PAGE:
RBL Spotlight: Marissa Nance, CEO of Native Tongue Communications

Marissa
(Marissa Nance)

Editor’s Note: “The Reel Black List” is our annual spotlight of brothers and sisters in the worlds of advertising, film, TV, music, radio and media who are making a difference through their contributions and creativity on a daily basis. For the next 29 days, you will be able to celebrate wonderful human beings, like, Marissa Nance with us.

Marissa Nance is the CEO of Native Tongue Communications, the nation’s only minority + women-owned business enterprises-led marketing and media agency. Marissa and the NTC team balance their creative prowess with patented and proprietary media measurement and distribution as they provide cross-cultural media strategy, investment (including programmatic), marketing strategy, brand development and creative assets.

Additionally, they expertly blend DE&I with marketing, media, and content knowledge, to create impactful approaches to any of their client’s diversity & inclusion needs — all addressed using the pillars of social equity as a benchmark.

Marissa endeavors to authentically connect her clients to their consumers at the deepest levels through the lens of diversity. Clients have included McDonald’s, Clorox, Nike, Microsoft, FedEx (Have you seen Cast Away? Her conception!) and more. 

Let’s meet Marissa:

What’s your origin story?

I really feel like who I am to this day is shaped by my childhood and upbringing. I was raised by my father, a former athlete, who taught me the importance of teamwork and focus. Also, my mother was instrumental in helping me understand perseverance and hope.

Finally, I was really fortunate to have not one but five grandparents at one point. Each of them taught me unique values and experiences. When you add up that, you get to the me who I am today. I like to think all of that is how I was able to step out after 30 years with Omnicom and found Native Tongue Communications, the first and only minority and female certified media agency to exist.

How did you get into your industry?

I went to the greatest school of all-time (Howard University…HU!) and there I networked with some of the best and brightest our marketing, advertising and branded entertainment industry could offer.

This included the iconic Judy Jackson who was the person to pull me into Omnicom for my first (and only) job. I stayed with them for just about 30 years.

Who were your mentors?

Too many to name. I’ll focus on my family who has shaped my life views. Namely, my 99 ½-year-old grandmother, who still makes it a point to keep me on the right track!

While there will be others, what do you consider your biggest achievement to date?

I keep moving. I duck, I kneel, sometimes I pause, but I have managed to keep moving forward for many decades at this point.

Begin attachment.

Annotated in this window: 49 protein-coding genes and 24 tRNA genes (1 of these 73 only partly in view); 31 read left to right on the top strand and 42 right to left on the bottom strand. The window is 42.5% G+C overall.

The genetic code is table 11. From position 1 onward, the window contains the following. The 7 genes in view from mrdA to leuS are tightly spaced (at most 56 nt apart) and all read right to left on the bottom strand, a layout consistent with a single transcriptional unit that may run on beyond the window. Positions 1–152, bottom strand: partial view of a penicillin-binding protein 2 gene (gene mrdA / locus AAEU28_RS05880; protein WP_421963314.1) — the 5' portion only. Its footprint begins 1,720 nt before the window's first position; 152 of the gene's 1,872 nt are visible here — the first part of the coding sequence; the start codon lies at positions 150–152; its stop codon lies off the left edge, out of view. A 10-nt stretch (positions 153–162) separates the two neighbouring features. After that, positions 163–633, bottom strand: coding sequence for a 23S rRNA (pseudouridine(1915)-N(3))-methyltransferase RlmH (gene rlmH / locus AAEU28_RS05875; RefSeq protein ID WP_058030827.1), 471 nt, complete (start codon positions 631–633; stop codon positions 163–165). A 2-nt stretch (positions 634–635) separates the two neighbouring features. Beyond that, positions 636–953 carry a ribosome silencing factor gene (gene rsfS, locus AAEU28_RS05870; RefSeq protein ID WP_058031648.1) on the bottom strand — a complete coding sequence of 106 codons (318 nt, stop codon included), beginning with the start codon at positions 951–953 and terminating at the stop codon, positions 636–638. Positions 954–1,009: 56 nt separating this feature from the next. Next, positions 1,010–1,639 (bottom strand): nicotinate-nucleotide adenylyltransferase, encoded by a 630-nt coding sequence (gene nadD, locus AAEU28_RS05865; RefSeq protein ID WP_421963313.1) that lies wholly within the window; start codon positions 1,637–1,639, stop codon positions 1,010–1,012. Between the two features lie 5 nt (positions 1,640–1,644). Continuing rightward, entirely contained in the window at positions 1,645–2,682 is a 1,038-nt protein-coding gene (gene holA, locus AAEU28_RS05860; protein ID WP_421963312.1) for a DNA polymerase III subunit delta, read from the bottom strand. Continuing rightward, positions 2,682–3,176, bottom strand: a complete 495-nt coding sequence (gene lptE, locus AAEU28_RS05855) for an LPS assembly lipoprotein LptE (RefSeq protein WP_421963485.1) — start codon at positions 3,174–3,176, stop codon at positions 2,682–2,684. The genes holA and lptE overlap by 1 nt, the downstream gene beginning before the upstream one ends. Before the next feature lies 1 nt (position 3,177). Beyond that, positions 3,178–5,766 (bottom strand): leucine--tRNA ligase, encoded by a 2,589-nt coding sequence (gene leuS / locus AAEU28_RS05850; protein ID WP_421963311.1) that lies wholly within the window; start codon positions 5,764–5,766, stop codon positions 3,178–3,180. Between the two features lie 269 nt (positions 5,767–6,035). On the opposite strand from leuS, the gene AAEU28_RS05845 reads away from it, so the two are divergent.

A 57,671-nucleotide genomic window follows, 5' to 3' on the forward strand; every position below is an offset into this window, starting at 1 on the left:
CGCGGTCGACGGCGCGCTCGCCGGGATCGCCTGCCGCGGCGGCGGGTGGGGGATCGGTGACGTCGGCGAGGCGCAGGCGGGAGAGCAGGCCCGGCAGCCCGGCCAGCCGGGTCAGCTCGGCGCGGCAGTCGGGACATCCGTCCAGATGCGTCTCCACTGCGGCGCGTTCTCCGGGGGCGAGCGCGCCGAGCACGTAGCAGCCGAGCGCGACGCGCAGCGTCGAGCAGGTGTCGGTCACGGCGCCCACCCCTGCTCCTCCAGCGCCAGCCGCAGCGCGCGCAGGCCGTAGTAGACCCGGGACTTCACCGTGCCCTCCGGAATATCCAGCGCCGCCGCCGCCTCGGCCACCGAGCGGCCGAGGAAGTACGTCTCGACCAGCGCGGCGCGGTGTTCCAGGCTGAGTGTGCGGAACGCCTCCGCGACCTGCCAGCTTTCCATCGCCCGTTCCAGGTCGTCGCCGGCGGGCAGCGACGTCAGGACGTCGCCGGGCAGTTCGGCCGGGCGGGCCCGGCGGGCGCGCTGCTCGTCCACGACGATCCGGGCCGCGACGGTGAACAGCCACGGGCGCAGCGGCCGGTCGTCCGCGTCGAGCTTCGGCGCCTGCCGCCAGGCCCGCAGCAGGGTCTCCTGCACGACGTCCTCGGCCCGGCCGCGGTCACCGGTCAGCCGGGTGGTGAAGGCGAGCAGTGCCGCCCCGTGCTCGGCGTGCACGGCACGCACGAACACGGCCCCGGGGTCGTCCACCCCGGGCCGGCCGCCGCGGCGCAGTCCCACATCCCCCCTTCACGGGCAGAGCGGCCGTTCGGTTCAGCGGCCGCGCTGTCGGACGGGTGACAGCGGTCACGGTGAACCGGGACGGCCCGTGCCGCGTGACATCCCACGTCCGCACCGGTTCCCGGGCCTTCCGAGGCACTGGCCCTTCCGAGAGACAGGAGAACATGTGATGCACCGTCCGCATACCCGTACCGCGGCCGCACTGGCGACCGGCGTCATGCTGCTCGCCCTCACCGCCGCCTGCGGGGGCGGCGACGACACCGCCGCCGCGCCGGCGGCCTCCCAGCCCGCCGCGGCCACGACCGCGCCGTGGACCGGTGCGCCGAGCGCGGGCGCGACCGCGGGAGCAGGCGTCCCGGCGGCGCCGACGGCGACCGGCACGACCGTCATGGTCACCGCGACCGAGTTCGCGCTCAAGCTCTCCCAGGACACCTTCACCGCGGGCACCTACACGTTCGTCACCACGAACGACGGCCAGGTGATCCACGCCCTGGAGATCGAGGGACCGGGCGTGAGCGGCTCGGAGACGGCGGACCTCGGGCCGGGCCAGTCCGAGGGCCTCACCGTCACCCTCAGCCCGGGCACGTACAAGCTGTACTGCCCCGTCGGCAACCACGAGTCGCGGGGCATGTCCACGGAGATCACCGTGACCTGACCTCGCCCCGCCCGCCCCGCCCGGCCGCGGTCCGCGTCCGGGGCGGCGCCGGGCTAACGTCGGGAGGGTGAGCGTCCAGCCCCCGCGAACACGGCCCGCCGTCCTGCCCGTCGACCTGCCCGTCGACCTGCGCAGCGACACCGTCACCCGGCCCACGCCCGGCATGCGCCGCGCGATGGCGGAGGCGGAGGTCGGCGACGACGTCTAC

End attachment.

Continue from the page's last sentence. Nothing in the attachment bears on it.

What drives you to create?

Ignorance. Ignorance against me. Ignorance against my community. Ignorance against my people as a whole. 

What TV series or movies are portrayed powerful, inspirational black images in 2021?

The Netflix docu-series High on the Hog in which food writer Stephen Satterfield traces the origins of African-American cuisine, with through lines from Africa to Texas.

Totally riveting. Also, not exactly 2021 content but something I recently watched — They’ve Gotta’ Have Us, also on Netflix, a terrific documentary that spotlights the rise of black actors and filmmakers in Hollywood.

What is the biggest challenge to Black people in your industry?

Am I allowed to respond that, with all respect, I’m so tired of this question?  THE BIGGEST CHALLENGE IS THAT WE ARE STILL TALKING ABOUT THE BIGGEST CHALLENGE. I don’t want to give it energy. We talk about this in circles. Can we shift the question to be: What is one simple step you would take to make a positive impact for Black people in your industry? And by the way, that would be funding. For education, talent and resources. FUNDING!


REELated: Read about others on The Reel Black List


How has having the superpower of your blackness helped you?

I said to someone the other day, I would not want to be born anyone else in the world other than what I am, a Black woman! I think our superpower is genetic resilience, handed down through generations. That, I believe, is the “secret sauce” of my people.

If black culture is your superpower, what is your kryptonite?

It’s funny, I’ve never stopped to think of one. I really was taught, “can’t stop, won’t stop.” I am hit with so many challenges daily, but I just try to keep moving, dodging that kryptonite. That said, I do not like spiders!

When you’re not creating, what do you do in your off time?

I love all things mid-century modern, so anytime I can wander vintage shops or estate sales (pre-covid) are fun for me. I enjoy cooking in the kitchen with my husband. We have a weekly ritual of at least one meal prepared with “jazz, love & wine.” Of course, any and all of my available attention goes to our boxer, T-bone.

Predict your future! Where are you in 5 years?

I hope NTC and I are continuing to service our audiences and communities, ensuring that our clients make those authentic consumer connections daily. I also hope I am enjoying life with my husband and my “fur child.”


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